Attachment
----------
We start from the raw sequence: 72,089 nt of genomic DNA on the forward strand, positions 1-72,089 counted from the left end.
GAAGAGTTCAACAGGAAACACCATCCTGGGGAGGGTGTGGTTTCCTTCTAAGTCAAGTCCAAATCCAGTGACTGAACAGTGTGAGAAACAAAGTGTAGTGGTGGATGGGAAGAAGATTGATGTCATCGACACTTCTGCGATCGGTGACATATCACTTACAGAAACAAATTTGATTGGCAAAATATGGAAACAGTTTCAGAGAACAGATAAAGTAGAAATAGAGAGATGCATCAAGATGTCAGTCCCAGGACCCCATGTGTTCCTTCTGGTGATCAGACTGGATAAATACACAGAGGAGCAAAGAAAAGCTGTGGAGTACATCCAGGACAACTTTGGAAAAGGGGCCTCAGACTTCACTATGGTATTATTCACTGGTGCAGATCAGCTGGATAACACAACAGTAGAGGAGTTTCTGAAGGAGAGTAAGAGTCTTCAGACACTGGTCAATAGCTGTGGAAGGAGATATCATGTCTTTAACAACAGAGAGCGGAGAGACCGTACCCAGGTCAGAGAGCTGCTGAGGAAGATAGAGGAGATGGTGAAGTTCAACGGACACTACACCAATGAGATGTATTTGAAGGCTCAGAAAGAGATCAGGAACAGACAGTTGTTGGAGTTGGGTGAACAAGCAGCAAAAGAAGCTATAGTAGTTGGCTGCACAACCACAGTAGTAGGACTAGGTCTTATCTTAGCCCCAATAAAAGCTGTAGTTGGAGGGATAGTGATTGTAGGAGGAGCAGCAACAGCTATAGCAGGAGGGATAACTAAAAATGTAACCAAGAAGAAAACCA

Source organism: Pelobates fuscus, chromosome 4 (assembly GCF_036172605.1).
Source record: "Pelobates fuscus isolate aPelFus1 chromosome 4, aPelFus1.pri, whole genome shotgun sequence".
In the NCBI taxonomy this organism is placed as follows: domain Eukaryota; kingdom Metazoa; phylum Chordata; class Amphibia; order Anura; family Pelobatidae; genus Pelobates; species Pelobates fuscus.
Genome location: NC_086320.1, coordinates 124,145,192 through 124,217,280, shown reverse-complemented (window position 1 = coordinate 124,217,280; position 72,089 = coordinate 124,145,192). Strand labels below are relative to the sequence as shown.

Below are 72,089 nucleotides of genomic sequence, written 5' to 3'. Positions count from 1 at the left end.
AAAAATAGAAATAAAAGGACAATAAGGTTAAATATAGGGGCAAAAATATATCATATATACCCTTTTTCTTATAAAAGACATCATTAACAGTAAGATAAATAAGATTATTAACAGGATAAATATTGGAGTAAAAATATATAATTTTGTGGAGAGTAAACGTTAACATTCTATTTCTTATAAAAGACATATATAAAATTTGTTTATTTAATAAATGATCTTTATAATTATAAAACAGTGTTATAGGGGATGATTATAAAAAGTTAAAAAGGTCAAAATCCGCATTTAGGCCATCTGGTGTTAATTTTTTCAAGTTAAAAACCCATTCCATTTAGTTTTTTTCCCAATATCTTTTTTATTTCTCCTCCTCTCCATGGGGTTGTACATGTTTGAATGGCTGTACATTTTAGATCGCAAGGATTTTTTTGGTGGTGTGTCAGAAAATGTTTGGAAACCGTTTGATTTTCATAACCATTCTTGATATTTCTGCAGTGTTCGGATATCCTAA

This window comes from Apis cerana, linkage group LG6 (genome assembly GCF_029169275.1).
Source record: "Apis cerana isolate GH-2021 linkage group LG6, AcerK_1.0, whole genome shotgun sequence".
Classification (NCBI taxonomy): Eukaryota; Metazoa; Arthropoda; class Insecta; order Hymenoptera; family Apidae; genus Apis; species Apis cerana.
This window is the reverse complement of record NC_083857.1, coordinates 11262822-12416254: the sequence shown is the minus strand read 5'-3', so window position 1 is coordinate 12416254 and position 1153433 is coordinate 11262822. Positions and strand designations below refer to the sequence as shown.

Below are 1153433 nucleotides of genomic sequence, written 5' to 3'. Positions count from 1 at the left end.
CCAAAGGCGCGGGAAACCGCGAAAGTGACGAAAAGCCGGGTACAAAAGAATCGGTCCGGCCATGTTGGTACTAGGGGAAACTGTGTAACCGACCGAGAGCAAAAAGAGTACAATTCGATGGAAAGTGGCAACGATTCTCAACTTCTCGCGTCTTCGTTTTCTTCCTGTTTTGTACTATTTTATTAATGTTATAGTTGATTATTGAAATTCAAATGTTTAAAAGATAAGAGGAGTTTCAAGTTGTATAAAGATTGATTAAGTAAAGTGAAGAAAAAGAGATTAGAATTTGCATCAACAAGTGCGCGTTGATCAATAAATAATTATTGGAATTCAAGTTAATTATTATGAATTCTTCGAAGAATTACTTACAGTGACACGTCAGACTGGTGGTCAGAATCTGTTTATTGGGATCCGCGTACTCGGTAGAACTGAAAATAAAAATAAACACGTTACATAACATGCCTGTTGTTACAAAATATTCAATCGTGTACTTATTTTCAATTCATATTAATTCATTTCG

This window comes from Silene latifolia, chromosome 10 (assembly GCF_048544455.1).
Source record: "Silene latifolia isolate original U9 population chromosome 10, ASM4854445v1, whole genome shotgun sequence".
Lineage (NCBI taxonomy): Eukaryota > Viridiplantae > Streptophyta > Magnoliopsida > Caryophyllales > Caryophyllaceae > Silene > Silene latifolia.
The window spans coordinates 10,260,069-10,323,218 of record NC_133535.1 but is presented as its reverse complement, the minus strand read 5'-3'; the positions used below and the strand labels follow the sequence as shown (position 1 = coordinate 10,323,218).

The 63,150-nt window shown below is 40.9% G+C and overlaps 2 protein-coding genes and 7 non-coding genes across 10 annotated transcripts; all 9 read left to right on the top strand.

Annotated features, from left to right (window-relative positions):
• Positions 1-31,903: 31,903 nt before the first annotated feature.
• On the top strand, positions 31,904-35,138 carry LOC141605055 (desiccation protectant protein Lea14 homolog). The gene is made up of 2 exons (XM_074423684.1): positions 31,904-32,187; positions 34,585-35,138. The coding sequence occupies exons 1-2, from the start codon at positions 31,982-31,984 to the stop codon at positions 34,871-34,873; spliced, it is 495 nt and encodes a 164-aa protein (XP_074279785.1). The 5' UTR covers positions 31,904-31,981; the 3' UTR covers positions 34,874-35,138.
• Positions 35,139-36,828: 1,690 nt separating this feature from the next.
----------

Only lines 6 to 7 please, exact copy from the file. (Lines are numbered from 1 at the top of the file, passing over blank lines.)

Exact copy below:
Genome location: NC_086320.1, coordinates 124,145,192 through 124,217,280, shown reverse-complemented (window position 1 = coordinate 124,217,280; position 72,089 = coordinate 124,145,192). Strand labels below are relative to the sequence as shown.

Below are 72,089 nucleotides of genomic sequence, written 5' to 3'. Positions count from 1 at the left end.